Update: This evening there is a rally for Renisha McBride in Dearborn, Michigan. Details at the link. [Clutch Magazine]
Renisha McBride, a 19-year-old Detroit woman, was shot and killed early Saturday morning in an incident her family says was racial profiling.
According to police, McBride’s car broke down in the neighborhood of Dearborn Heights, Michigan. She went up to a house, presumably asking for help because her cell phone battery had died. Instead, a 50-something man at the home pulled out his shotgun and killed McBride, a Black woman, on the front porch. Keep reading »
Men will rape us no matter, apparently! So if won’t don’t want to get sexually assaulted, us ladies have to “give up over drinking [sic].”
This is according to a facepalm-y new column in Southern Methodist University The Daily Campus newspaper by someone named Kirby Wiley. ”In order to prevent future victims, viewers need to know the other side of things,” Wiley writes. The other side of things, in case you’re not picking up what I’m putting down, is that drunk women are deserving of some of the blame here.
Oh hell to the no.
Keep reading »
The police have done some pretty disgusting stuff before but this one takes the cake: A woman alleges Haskell, Arkansas, police officer Brandon Carter showed up at her workplace, demanded she show her breasts, and then chased her around the office with a taser when she said “no.” Ashlea Bennet said Carter, who was on-duty, came to her workplace on December 13, 2011, and demanded she show him her boobs. She refused. Carter then allegedly removed the Taser from his belt and threatened to tase her if she didn’t show him her boobs. He then allegedly chased her around her workplace with a taser, ”zapping her repeatedly,” according to the New York Daily News. What is wrong with people?! [New York Daily News, Court House News] [Image of a man with a taser via Shutterstock]
Yesterday, the Senate voted to take up the Employment Non-Discrimination Act, a bill to ban employers from discriminating against LGBTQ workers or job applicants based on their sexual orientation or gender identity (i.e. being transgender).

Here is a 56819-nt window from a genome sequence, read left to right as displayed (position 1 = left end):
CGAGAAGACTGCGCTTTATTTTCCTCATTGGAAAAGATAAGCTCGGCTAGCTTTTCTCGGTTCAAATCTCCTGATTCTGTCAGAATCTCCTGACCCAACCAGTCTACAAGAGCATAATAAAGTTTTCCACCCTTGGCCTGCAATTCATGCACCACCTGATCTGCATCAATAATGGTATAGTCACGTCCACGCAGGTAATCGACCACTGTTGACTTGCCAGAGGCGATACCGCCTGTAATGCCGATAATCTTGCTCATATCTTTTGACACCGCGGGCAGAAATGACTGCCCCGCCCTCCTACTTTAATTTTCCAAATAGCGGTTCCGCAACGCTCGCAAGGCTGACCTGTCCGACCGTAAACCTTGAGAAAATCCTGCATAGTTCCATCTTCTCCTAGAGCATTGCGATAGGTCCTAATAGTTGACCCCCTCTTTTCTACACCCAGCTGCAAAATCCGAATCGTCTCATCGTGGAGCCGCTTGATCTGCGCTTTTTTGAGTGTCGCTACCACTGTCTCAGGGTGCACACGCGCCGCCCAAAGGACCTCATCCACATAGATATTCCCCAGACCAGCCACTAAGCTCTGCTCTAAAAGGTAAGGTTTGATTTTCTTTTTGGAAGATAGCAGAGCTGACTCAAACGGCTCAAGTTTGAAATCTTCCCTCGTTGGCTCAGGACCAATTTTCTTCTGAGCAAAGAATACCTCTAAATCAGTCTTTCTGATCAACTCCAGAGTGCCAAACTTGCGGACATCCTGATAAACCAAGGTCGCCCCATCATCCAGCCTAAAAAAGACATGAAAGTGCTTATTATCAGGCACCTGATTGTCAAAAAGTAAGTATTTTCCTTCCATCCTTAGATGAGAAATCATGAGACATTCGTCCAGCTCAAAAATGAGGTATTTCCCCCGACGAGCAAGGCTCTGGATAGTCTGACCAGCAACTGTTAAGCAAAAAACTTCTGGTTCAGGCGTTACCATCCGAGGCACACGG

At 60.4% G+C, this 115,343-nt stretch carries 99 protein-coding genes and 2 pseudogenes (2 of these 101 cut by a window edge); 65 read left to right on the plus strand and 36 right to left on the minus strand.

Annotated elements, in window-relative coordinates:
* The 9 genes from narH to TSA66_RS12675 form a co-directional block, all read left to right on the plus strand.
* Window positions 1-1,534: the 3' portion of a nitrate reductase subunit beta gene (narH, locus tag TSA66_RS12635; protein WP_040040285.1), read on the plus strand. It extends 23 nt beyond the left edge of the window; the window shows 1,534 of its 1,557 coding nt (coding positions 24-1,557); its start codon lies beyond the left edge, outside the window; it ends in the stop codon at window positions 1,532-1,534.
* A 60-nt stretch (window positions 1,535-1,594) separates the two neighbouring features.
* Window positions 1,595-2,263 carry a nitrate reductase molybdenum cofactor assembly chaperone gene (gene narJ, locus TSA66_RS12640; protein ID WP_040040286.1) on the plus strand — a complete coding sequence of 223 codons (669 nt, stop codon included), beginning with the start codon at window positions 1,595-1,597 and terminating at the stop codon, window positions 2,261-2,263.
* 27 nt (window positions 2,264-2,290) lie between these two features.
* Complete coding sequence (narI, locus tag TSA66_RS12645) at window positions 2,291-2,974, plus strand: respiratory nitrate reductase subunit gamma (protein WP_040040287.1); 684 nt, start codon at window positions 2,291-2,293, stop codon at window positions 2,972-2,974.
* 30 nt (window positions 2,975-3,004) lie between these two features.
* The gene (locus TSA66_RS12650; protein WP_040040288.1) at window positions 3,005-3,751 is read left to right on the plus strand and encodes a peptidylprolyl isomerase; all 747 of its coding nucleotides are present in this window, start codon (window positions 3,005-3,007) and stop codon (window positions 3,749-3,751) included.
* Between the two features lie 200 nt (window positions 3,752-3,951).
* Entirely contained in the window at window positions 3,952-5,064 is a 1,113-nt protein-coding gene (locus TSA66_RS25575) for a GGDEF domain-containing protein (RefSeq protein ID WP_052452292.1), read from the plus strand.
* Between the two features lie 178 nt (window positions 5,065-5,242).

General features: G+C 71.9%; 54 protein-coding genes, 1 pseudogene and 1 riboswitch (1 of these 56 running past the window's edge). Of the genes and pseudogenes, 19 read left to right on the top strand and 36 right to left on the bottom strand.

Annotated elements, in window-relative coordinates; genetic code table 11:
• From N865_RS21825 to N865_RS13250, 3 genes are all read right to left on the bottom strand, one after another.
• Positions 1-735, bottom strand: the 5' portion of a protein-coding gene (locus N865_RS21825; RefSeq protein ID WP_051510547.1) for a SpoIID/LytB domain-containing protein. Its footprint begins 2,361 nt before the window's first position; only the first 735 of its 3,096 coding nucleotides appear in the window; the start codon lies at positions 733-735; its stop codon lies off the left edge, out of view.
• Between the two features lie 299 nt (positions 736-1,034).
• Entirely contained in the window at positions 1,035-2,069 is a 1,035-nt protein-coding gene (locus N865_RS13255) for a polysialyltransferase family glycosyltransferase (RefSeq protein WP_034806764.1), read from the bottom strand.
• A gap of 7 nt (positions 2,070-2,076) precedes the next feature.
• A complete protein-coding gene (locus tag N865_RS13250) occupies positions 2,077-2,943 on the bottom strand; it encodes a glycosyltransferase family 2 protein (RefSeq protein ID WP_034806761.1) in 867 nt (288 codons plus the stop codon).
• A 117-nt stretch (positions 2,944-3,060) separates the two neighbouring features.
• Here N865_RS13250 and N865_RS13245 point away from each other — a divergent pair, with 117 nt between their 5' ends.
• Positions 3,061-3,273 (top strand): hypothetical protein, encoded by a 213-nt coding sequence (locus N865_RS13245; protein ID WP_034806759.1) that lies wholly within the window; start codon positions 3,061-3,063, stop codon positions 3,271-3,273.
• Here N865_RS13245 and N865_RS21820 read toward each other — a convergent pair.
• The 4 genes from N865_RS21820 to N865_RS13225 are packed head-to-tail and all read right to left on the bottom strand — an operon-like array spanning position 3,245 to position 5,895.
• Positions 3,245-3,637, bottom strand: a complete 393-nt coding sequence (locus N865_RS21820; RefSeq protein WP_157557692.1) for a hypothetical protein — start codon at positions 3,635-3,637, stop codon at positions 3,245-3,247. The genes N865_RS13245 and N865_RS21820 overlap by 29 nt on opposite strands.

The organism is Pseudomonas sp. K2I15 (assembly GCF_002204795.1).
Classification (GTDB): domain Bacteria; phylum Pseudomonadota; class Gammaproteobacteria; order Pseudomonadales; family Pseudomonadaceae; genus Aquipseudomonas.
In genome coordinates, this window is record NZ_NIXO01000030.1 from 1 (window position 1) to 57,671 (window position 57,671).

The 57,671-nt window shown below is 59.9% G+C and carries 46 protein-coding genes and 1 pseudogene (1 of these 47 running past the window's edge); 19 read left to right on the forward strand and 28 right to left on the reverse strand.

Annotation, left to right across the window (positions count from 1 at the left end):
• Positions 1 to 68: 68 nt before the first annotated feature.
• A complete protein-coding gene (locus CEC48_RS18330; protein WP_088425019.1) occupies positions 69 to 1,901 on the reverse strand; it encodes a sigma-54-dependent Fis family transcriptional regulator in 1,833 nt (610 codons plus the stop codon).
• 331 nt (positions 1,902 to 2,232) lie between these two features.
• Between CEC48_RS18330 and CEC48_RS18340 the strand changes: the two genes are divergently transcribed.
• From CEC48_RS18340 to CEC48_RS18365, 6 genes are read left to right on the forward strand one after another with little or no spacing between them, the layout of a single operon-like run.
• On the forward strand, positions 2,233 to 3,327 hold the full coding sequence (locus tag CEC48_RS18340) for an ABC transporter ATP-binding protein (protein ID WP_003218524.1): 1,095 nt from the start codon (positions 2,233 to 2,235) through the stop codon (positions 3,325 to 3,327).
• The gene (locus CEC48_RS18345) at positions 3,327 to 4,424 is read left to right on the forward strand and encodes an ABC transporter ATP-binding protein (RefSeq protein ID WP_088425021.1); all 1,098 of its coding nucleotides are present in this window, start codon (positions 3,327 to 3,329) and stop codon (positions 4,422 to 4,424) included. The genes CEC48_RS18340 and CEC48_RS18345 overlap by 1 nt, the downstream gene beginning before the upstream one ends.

This is the first time ever that ENDA, which has struggled in Congress for almost 20 years, includes protections for trans folks. Workers are already protected by federal law from discrimination based on race, gender, religion and age.
The Senate is expected to vote on ENDA this week with bipartisan support. However, it still must work its way through the House of Representatives and faces some Republican opposition. Here are five things to know about this very important bill! Keep reading »
Dream job anyone?! British 27-year-old Emma Gray is not a shepherdess; she has just become the first woman in history to win the Northumberland Sheepdog Trials League. The storied championship has never had a female winner in its 40 years. She began shepherding while helping out at her parents’ farm in Scotland as a young girl, and has been breaking boundaries ever since as Britain’s youngest in the profession. Gray told the UK’s Daily Mail:
“I am really proud to be the first woman to have won the trials and I feel overwhelmed by it all … I was one of only a handful of women taking part; it is a very male-dominated sport, so it feels like an amazing achievement.” Keep reading »
Earlier this week, a federal judge ruled that parts of a new anti-abortion law in Texas were unconstitutional and could not go into effect on Tuesday. That part of the HB2 law, which would have been enacted on Tuesday, would have required doctors providing abortions to have admitting privileges at hospitals within 30 miles of the clinic. The presiding judge granted an injunction, ruling it was “without a rational basis,” as patients are admitted to hospitals regardless of who their doctor is.
The Texas Attorney General (who also happens to be a Republican gubernatorial candidate) appealed almost immediately. Late yesterday, an appeals court blocked the injunction, thus ruling the provision can go into effect. According to The New York Times, the court cited a past abortion case when ruling that “the incidental effect of [a regulation on doctors] making it more difficult or more expensive to procure an abortion cannot be enough to invalidate it.” Keep reading »